Wood does require some maintenance and needs to be oiled periodically, but we like that any scratches or nicks can be buffed out. When choosing wood it’s important to remember that it is porous and needs to be sealed – and the seam around the sink properly caulked – to avoid water damage. As a result, some homeowners choose to use butcherblock as an accent on the kitchen island or, as the homeowners above, as a built-in dining area.
Seriously? Paper countertops? YES! We have to admit that we were really excited to finally use Richlite on kitchen project a few years back. Using responsibly harvested trees combined with recycled materials (some of their counters are completely made with recycled paper), the team at Richlite infuses its counters with resin to create beautiful countertops that are durable and easy to work with. In fact, it cuts and shapes just like wood. Some of the selections also have a leathery texture and a “mottled” appearance that we like.
Richlite manufactures gorgeous paper countertops which we used in this kitchen project (seen to the right).
Crushed or recycled glass countertops are gaining popularity. They are usually made from about 80% (or more) recycled glass that has been combined with resin or concrete to make a strong, ecofriendly counter. Because the glass is recycled, there’s a wide range of colors to choose from. However, if a lot of weight is placed on a corner, it’s also possible for the material to crack. Another option is a top made from recycled shower glass, like the vanity top we installed, seen to the right.
Other Options: Concrete, Stainless Steel, Ceramic Tile
We’ve covered some of the most popular choices but are many other choices of countertop material to choose from depending on what style the homeowners hope to achieve. They include:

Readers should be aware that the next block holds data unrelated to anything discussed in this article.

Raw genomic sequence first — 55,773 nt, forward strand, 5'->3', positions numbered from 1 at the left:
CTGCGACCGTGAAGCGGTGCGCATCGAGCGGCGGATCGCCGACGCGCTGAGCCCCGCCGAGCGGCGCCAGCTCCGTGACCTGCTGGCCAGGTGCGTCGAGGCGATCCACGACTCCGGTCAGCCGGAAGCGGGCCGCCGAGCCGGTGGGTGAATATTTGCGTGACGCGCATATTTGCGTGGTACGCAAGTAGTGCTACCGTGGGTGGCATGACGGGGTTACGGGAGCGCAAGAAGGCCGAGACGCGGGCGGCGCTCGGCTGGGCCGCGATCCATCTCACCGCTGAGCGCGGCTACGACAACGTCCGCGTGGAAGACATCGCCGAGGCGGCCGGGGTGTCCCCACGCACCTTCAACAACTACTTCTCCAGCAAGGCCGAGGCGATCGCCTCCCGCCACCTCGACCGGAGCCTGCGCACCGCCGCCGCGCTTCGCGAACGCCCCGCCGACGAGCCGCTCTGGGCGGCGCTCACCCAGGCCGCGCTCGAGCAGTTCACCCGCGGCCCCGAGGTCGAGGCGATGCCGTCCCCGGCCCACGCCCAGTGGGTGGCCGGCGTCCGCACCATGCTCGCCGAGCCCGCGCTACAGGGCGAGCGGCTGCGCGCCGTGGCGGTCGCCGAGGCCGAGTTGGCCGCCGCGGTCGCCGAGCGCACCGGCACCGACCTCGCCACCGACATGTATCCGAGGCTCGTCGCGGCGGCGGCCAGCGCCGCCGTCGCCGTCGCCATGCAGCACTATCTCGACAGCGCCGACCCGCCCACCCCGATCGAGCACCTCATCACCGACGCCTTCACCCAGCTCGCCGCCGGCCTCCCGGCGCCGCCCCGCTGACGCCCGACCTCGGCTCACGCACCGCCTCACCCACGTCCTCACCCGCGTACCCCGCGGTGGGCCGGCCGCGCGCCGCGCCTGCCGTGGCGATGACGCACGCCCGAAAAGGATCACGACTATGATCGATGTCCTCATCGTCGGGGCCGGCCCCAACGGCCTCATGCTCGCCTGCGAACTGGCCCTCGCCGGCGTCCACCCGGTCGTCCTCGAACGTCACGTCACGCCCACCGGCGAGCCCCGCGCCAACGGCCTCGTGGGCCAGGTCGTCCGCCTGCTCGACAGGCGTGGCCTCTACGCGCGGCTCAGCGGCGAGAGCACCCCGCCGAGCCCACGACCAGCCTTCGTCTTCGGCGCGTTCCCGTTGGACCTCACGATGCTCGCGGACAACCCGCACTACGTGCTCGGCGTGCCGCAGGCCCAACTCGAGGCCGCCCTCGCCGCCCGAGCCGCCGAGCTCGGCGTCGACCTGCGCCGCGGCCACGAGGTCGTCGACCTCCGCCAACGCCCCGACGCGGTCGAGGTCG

- Concrete – This is never our top choice. Concrete is made from sand and gravel (no problem with sustainability for those), but it’s mixed with Portland cement which produces a lot of CO2 emissions when it’s manufactured. While concrete can be poured into interesting shapes, it is very porous and needs to be sealed properly.
- Stainless Steel – From a design perspective, stainless steel can be attractive on kitchen islands as an accent, but it can dent and scratch easily. It’s produced from steel, chromium and nickel and can be recycled. Care must be taken to match steel color with other stainless products such as refrigerators and dishwashers as there is a surprising range of stainless steel finishes.
- Ceramic Tile – This used to be a popular choice, but the uneven surface doesn’t make an ideal countertop material. Plus who wants to clean that much grout? It takes a lot of energy to produce ceramic tile. Our view: use it on a backsplash rather than a counter.
THE BOTTOM LINE
We recognize that most homeowners are going to choose natural or engineered stone for their countertops even though wood, glass and paper may be more sustainable. There is a lot of embodied energy in mining, manufacturing, shipping and installing any kind of stone product. Our best advice in that case is to choose a countertop that isn’t too trendy and that you will like for a long time. Perhaps save a bolder choice for your backsplash or paint color.